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5 reasons investors canít set it and forget it

Stop loss orders seem like a good idea. Who wouldn’t want to lock in a profit, or, at least reduce a loss? Having an automatic sell order at a certain price trigger should guarantee a successful trade. That’s the theory anyway.

The reality is, however, quite different. Brandon Osten, the founder and chief executive of Venator Capital Management, in his monthly hedge fund commentary recently outlined five reasons why stop loss orders don’t work so well. They are well worth examining.

1. Losses may actually be higher

You might put in a stop loss trade to avoid a loss. But what if a company has such bad news that investors all want out at the same time?

Let’s say your stop loss is in the books for 10% lower than where the stock was trading at the time of the news. But if the stock opens down 25% after the news, your stop loss (and those by others) simply causes more market selling.

You might be happy accepting a 10% loss, but you might actually end up with a 35% loss. Not much protection offered there.

2. No crash protection

In the flash crash of May 6, 2010, the market dropped 6% in a matter of minutes, only to stage a subsequent and giant recovery before the close. A true stop loss would likely have triggered some fairly devastating sell orders into an illiquid market, and your portfolio might have dropped well more than 10%.

That day, some large-cap stocks famously traded at 1¢ per share, because there were simply no bids to match market sell orders (these were later reversed, but trades within 60% of the pre-crash price were not reversed). Automatic orders are just not good in a crash scenario.

3. Lack of follow-up options

If you get stopped out, do you get to buy another stock or do you  just stay in cash forever? Can you ever buy back the stock you sold? Can you only buy it at a lower price? What if you sell an oil stock on a stop loss only to turn around and buy another oil stock? Are you really any better off?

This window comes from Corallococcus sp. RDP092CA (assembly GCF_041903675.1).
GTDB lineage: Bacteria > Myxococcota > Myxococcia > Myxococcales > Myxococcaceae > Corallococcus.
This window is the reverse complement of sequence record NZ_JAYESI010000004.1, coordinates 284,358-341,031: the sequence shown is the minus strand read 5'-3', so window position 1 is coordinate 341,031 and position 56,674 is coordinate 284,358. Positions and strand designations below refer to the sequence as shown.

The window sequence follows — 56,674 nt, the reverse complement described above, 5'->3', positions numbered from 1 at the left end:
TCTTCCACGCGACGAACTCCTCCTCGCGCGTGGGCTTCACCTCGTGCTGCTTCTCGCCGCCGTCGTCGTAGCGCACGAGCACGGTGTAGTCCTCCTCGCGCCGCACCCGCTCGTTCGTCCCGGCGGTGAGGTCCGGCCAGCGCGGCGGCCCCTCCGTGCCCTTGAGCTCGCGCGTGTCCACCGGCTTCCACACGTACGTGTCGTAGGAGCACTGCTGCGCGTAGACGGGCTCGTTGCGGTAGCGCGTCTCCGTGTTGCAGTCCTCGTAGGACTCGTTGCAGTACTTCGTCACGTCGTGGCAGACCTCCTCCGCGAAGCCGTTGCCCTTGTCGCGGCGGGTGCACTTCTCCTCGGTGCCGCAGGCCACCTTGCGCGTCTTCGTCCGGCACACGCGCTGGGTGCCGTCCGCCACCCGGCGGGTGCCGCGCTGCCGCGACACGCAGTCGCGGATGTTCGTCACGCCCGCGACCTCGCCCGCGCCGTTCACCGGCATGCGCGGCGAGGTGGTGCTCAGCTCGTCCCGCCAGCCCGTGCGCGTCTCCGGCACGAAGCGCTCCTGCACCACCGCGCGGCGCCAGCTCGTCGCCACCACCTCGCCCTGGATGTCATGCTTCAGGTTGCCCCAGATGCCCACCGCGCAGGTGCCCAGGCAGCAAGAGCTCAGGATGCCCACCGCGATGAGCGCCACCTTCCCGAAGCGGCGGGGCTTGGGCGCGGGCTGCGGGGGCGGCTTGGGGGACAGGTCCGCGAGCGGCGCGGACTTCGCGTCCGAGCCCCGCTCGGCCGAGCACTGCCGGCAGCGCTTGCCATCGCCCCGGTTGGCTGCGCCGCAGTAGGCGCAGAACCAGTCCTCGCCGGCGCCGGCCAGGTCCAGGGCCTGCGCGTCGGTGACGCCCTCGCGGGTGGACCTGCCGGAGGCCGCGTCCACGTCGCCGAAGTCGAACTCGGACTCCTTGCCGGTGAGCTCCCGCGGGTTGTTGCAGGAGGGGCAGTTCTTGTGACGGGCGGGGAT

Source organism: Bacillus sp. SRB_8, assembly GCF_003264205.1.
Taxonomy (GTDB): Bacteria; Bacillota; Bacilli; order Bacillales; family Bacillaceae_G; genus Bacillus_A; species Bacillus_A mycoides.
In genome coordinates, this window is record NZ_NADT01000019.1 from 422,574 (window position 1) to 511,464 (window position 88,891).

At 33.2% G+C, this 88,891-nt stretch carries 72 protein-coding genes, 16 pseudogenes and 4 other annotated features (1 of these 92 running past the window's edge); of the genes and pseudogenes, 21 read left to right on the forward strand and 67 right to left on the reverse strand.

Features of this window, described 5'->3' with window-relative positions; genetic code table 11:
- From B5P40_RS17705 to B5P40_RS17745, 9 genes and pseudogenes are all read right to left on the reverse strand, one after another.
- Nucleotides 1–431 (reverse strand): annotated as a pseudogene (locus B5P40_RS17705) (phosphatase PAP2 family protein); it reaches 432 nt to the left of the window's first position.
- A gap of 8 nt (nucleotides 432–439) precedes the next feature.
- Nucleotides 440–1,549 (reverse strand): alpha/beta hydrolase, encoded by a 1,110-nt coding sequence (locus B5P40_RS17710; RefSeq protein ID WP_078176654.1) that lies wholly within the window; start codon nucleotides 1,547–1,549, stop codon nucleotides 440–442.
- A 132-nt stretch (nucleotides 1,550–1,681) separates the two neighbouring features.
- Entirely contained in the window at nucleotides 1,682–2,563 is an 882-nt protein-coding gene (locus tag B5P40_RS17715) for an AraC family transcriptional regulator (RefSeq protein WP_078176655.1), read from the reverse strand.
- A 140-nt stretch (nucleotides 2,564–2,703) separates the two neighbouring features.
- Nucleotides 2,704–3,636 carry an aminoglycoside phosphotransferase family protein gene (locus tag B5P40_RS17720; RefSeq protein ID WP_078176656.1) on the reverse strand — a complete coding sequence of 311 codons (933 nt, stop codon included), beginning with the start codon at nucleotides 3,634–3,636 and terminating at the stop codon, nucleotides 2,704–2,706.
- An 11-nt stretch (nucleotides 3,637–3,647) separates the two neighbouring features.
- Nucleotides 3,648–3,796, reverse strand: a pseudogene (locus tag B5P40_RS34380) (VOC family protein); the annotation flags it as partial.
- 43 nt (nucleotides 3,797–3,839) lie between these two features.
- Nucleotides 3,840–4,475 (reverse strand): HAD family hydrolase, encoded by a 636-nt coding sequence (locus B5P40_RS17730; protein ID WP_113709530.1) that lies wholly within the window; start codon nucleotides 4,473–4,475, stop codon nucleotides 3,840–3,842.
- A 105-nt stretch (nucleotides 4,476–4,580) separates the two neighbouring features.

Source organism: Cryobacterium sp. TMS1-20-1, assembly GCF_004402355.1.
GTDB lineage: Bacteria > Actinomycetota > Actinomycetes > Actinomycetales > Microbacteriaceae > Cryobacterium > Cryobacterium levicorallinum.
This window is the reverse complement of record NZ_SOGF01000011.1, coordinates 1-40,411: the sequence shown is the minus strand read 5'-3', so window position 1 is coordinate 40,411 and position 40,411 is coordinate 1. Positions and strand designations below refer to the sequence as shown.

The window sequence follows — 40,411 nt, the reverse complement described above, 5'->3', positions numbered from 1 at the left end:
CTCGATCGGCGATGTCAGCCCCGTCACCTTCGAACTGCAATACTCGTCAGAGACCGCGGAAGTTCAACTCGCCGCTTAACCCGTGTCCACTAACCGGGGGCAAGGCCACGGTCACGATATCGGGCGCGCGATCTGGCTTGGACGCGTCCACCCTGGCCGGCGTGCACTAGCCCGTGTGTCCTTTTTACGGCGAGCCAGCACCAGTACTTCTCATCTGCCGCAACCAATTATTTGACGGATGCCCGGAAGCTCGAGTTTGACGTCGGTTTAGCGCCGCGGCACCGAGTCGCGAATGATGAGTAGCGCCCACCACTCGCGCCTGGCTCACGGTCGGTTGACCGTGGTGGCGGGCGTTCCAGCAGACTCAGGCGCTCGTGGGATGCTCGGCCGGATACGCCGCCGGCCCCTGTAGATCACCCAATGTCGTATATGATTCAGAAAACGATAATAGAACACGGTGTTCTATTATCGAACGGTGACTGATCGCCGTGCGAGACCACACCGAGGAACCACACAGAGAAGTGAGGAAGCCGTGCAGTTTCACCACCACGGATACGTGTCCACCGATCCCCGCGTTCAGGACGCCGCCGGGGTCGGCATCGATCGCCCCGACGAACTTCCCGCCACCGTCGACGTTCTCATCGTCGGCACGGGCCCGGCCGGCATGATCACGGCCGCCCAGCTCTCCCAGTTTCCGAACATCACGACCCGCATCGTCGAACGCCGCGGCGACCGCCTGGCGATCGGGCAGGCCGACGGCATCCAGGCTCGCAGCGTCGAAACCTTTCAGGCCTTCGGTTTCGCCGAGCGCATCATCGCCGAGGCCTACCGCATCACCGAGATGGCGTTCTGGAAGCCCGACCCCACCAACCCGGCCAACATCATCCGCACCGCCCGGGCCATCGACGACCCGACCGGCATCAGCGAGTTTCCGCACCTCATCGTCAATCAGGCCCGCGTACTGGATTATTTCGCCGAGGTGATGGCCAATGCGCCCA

If after executing a stop loss you immediately buy something else, your risk hasn’t really been reduced.

4. What is a loss anyway?

At what point is a stop loss triggered? Is it 10% from your cost base? Is it a loss from the stock’s highest point since you bought it? What if it is held in two different accounts with different purchase prices?

If you consider a stock broken and uninvestable when it falls 10%, then it shouldn’t matter when you bought the stock, and you should use 10% from the all-time high as your trigger point.

5. The value investor’s dilemma

Based on the above, Mr. Osten summarizes you can’t be a value or contrarian investor and still believe in stop loss orders.

If you have to sell (and therefore can’t buy) any stock that is 10% below its all-time high, then you’re only purchasing stocks near their all-time highs. This means you — by definition — are not a value or contrarian investor, as value stocks are unlikely to be trading near their highs.

In summary, stop loss orders can simply handcuff you. If your favourite stock is declining, you need to do some research to find out if there is a reason for the drop.

Maybe there is a reason, and maybe you should sell. But to automatically sell simply because the stock is down devalues the research you have already done and your intelligence.  If you liked a stock at $10, you should love it at $8.

Getting stopped out turns you into a black-box investor, not a fundamental one.

Peter Hodson, CFA, is CEO of 5i Research Inc., an independent research network providing conflict-free advice to individual investors (www.5iresearch.ca).

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